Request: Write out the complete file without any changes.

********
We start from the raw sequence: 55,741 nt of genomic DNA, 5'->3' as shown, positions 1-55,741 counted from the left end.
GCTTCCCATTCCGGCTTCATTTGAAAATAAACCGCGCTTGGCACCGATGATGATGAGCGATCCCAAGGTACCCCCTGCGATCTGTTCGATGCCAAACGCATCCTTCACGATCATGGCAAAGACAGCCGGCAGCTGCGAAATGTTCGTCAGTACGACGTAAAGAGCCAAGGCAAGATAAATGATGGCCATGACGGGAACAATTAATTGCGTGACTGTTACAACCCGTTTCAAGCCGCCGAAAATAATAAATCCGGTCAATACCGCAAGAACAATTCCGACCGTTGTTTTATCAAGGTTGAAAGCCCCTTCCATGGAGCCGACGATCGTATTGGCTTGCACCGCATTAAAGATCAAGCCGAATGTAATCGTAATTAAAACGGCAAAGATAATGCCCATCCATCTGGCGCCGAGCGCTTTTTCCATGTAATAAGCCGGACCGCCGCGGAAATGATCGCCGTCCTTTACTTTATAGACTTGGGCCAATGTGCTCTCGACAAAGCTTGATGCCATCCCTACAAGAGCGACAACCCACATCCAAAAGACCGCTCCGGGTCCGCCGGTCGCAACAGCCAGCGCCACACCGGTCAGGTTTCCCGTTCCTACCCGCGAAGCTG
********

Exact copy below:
We start from the raw sequence: 55,741 nt of genomic DNA, 5'->3' as shown, positions 1-55,741 counted from the left end.
GCTTCCCATTCCGGCTTCATTTGAAAATAAACCGCGCTTGGCACCGATGATGATGAGCGATCCCAAGGTACCCCCTGCGATCTGTTCGATGCCAAACGCATCCTTCACGATCATGGCAAAGACAGCCGGCAGCTGCGAAATGTTCGTCAGTACGACGTAAAGAGCCAAGGCAAGATAAATGATGGCCATGACGGGAACAATTAATTGCGTGACTGTTACAACCCGTTTCAAGCCGCCGAAAATAATAAATCCGGTCAATACCGCAAGAACAATTCCGACCGTTGTTTTATCAAGGTTGAAAGCCCCTTCCATGGAGCCGACGATCGTATTGGCTTGCACCGCATTAAAGATCAAGCCGAATGTAATCGTAATTAAAACGGCAAAGATAATGCCCATCCATCTGGCGCCGAGCGCTTTTTCCATGTAATAAGCCGGACCGCCGCGGAAATGATCGCCGTCCTTTACTTTATAGACTTGGGCCAATGTGCTCTCGACAAAGCTTGATGCCATCCCTACAAGAGCGACAACCCACATCCAAAAGACCGCTCCGGGTCCGCCGGTCGCAACAGCCAGCGCCACACCGGTCAGGTTTCCCGTTCCTACCCGCGAAGCTG